This is a column written out of desperation as much as anything else but could Australia's scratchy Test win over the Kiwis be a sign that Queensland's mighty State of Origin empire is crumbling?
Tim Sheens spoke about it being one of the last times the group that secured a record-equalling 16 consecutive wins would play together.
Featuring 13 of 17 Maroons players wearing green and gold, the Aussies came from behind to prevail 30-18 at Allianz Stadium.
Consider this quote from Sheens and the potential consequence for Queensland: "They've played really well for Australia and represented their country last year in England and this is the first chance [since winning the World Cup] you'll get to see them - and maybe the last chance."
Sure, Sheens's comments were in part a call to arms for fans to show interest in a stand-alone Test without NRL to distract them.
But in the aftermath, the rookie-laden Kiwis were lauded for their courage, the Australians merely acknowledged for their ability to respond to a first-half deficit in a game they were expected to win in a canter.
If Sheens is looking for renewal, several of the most likely are Queenslanders as well, Daly Cherry-Evans being a case in point.
But it raises a conundrum for Mal Meninga about the delicate balance between impressive youth and all-conquering, if ageing, experience, as Sheens conceded.
Just 11 days before NSW start their attempts to deny Queensland a ninth consecutive Origin series, many south of the border were encouraged by the lack of conviction by the Kangaroos in the Test success.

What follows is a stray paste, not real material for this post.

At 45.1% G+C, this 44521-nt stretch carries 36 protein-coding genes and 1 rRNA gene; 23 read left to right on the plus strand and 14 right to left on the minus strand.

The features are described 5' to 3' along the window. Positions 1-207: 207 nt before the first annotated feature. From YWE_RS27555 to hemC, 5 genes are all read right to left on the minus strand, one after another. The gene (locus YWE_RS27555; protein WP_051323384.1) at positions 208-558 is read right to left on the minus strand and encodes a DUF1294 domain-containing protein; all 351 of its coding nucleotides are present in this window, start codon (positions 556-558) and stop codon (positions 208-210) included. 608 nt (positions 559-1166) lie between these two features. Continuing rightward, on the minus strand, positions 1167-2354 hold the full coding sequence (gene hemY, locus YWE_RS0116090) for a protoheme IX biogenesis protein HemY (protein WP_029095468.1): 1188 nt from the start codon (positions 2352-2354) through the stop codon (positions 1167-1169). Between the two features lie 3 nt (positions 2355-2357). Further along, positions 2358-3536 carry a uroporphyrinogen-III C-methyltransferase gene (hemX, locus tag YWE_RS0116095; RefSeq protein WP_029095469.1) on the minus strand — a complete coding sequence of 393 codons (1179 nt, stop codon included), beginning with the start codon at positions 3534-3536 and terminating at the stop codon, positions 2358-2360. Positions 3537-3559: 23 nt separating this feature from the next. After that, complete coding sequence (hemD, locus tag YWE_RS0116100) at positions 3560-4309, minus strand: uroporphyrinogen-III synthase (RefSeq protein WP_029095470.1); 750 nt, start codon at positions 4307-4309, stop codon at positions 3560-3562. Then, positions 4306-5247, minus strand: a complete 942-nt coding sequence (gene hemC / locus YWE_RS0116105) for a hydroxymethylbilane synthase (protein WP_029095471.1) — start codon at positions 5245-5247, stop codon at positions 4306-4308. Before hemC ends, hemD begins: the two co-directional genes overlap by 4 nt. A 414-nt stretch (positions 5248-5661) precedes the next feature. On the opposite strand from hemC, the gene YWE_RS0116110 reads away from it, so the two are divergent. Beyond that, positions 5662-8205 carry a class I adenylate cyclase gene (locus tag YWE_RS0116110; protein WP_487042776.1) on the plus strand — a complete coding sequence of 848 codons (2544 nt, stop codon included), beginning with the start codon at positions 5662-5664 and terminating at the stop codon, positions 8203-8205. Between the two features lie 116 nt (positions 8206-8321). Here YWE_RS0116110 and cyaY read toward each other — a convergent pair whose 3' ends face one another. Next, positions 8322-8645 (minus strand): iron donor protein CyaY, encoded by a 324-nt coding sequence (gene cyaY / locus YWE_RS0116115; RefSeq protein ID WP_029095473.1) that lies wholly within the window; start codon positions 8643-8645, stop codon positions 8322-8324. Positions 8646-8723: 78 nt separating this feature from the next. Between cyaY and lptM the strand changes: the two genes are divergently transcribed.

There's also a different aura about the way Blues coach Laurie Daley [in his second year in charge] is carrying himself this year.
Daley, an annual finalist in the world's nicest bloke competition, was upfront and honest when discussing selections and tactical battles in the series defeat in 2013.
Learning from the experience, Daley is keeping his cards much closer to his chest about who he picks and how the Blues will attempt to stop the northern juggernaut.
In the wake of the City-Country stalemate, NSW's coaching hierarchy, former greats and long-suffering punters are left to ponder the right mix to finally topple the Queenslanders.
Of course, Queensland have the advantage of two games in Brisbane this year, meaning many are writing off the Blues before even entering the cauldron.
But New Zealand were without the likes of Issac Luke and Kieran Foran, as well as overlooking Sonny Bill Williams, and provided a massive scare to the World Cup champions, as well as ruining multi bets up and down the eastern seaboard.
As every year, NSW types will argue about key positions; this year the choice between Josh Reynolds and Jarrod Mullen at five-eighth dominated much of the discussion.
Josh Dugan or Jarryd Hayne? Jarryd Hayne or Michael Jennings? Aaron Woods or Trent Merrin? Or both?
Queensland have their own issues, generated by their phenomenal success.
Greg Inglis is without doubt the most damaging fullback in the game, though Billy Slater retains the No 1 jersey, largely because of the South Sydney superstar's ability to play in the centres.
Mercury columnist Steve "Blocker" Roach reckons keeping Inglis to one side of the field, rather than a roaming role from fullback, is an bonus for NSW because they can do a better job of containing him.
At right centre, Josh Morris has been outstanding, marking Inglis, while ever-wary of the Johnathan Thurston show at the same time.
If Sheens reckons time is running out for the current crop of Kangaroos - and Queenslanders - then maybe there is hope for us long-suffering New South Welshmen after all.